In this study, two experiments were devised to examine the control strategy used by individuals when performing sequential aiming movements. Of particular interest was the aiming behavior displayed when task difficulty was changed midway through a sequence of movements. In Experiment 1, target size was manipulated, as the targets were made either larger or smaller, between the 8th and 12th movement of the sequence. In Experiment 2, the amplitude between the two targets was similarly changed while the target size remained constant. Results revealed that in Experiment 1, individuals took two movements following the perturbation to target size, to re-tune their movement times in order to correspond with the new task difficulty. Conversely for Experiment 2, movement time changed immediately and in correspondence with the new target amplitude. These findings demonstrate that participants can use information from the preceding movement to prepare and guide subsequent movements—but only when target size is changed. When response amplitude changes mid-sequence, it seems individuals rely more on immediate, target-derived information. Therefore, counter to some current accounts of visual movement control, it appears that memory representations of the preceding movement can guide subsequent movements; however, this information appears selectively accessed in a context-dependent fashion.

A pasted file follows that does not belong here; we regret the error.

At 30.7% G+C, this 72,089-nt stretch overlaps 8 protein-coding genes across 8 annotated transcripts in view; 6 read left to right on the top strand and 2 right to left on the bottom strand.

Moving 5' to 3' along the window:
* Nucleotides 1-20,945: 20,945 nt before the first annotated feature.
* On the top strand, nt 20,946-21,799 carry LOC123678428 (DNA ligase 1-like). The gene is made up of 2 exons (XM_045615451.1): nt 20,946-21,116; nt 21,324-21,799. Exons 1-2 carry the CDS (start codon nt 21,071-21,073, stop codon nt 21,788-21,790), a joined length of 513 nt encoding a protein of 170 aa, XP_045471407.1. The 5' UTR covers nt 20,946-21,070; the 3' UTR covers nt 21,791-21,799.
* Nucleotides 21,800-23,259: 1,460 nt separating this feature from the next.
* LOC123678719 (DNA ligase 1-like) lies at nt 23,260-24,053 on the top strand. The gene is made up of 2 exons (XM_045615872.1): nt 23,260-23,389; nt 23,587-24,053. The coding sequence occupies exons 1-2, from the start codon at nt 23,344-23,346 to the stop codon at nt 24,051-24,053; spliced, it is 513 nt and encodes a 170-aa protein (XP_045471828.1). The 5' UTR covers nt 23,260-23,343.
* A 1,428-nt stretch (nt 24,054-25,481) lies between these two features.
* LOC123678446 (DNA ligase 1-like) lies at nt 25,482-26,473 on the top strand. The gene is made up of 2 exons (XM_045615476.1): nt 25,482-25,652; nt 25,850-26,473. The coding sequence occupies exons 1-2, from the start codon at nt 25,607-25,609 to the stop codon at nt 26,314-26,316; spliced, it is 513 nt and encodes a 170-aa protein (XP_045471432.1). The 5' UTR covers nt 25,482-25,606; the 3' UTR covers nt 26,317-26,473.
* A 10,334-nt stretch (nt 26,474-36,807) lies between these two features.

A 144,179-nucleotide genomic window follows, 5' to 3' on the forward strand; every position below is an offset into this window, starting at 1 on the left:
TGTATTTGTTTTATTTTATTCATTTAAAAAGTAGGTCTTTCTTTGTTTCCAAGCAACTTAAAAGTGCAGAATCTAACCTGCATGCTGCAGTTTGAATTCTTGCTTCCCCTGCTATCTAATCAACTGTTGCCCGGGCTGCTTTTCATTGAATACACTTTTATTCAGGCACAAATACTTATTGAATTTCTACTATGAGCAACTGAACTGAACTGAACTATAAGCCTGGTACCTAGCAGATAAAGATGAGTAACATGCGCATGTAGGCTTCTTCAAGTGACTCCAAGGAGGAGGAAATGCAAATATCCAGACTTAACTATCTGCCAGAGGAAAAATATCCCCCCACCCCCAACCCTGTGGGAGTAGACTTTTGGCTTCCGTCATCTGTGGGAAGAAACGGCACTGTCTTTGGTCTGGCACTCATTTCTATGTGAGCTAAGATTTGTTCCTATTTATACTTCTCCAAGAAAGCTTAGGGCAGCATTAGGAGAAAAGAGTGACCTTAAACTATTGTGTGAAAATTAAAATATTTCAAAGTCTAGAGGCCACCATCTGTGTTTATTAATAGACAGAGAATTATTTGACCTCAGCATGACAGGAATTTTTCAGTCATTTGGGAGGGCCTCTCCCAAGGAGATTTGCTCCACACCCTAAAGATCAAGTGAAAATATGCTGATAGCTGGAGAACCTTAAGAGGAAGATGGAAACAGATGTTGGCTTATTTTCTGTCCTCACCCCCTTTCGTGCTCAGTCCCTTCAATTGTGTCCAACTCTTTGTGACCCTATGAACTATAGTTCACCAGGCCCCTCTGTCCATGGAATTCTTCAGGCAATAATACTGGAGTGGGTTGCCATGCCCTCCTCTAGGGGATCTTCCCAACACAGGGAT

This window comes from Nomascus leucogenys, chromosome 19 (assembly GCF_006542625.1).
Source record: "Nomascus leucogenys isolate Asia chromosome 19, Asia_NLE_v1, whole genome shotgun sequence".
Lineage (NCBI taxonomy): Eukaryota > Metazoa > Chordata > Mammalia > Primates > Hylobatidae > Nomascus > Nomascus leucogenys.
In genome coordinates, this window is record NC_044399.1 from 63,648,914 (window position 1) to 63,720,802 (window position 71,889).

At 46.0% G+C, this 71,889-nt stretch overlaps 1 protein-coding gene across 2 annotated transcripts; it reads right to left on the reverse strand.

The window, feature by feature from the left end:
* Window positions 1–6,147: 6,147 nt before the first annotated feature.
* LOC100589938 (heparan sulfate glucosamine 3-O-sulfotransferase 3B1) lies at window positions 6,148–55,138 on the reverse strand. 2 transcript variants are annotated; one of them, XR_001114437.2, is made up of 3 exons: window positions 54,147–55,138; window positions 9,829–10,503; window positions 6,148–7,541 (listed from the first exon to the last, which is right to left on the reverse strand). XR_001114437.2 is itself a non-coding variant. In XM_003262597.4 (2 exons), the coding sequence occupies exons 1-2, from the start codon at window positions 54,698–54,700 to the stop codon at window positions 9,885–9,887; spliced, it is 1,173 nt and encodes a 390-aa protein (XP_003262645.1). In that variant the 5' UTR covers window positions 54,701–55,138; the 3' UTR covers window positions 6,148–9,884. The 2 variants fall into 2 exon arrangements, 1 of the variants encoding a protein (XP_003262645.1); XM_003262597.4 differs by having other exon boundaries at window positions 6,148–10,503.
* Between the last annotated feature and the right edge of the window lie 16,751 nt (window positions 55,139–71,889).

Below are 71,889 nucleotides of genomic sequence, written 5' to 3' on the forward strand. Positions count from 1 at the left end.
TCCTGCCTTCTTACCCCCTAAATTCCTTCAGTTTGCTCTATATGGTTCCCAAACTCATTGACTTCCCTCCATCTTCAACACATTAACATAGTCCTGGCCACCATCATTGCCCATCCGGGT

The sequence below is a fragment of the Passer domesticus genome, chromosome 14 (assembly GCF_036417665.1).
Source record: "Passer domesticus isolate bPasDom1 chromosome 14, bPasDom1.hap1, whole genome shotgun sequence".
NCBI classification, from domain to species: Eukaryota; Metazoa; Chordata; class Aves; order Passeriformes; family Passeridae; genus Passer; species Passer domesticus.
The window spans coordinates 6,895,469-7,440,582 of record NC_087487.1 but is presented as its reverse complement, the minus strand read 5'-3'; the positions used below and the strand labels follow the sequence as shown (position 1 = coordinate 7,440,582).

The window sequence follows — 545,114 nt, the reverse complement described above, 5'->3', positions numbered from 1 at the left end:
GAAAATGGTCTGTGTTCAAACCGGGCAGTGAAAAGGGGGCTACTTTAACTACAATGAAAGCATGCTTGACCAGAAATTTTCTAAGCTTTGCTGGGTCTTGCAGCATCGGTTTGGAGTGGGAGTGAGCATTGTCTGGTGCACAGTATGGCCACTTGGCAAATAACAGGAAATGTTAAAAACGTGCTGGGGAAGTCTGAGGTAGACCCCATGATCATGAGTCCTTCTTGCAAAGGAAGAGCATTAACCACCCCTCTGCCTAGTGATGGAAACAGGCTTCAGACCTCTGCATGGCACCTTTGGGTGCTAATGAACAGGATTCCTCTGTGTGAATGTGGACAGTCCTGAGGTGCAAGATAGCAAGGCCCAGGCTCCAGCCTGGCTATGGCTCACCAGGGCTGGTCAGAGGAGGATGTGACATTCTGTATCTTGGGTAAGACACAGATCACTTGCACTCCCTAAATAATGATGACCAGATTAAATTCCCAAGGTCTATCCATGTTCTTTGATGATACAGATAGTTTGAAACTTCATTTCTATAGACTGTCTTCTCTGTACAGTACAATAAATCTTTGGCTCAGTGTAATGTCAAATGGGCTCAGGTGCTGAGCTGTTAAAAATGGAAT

Movement time Preceding movement effects Manual aiming Vision Index of difficulty Spatial attributes
This is a preview of subscription content, log in to check access.
This research was funded by the Natural Sciences and Engineering Research Council of Canada.
Carlton LG (1992) Visual processing time and the control of movement. In: Proteau L, Elliott D (eds) Vision and motor control. North-Holland, Amsterdam, pp 3–31CrossRefGoogle Scholar
Cheng DT, Luis M, Tremblay L (2008) Randomizing visual feedback in manual aiming: reminiscence of the previous trial condition and prior knowledge of feedback availability. Exp Brain R 189:403–410. doi:10.1007/s00221-008-1436-3CrossRefGoogle Scholar
Elliott D, Khan MA (2010) Vision and goal-directed movement: neurobehavioral perspectives. Human Kinetics, ChampaignGoogle Scholar
Elliott D, Madalena J (1987) The influence of premovement visual information on manual aiming. Q J Exp Psychol A 39:541–559PubMedGoogle Scholar
Schmidt RA, Zelaznik H, Hawkins B, Frank JS, Quinn JT (1979) Motor-output variability: a theory for the accuracy of rapid motor acts. Psychol Rev 86:415–451CrossRefGoogle Scholar
van der Wel RP, Fleckenstein RM, Jax SA, Rosenbaum DA (2007) Hand path priming in manual obstacle avoidance: evidence for abstract spatiotemporal forms in human motor control. J Exp Psychol Hum Percept Perform 33:1117–1126. doi:10.1037/0096-15126.96.36.1997PubMedCrossRefGoogle Scholar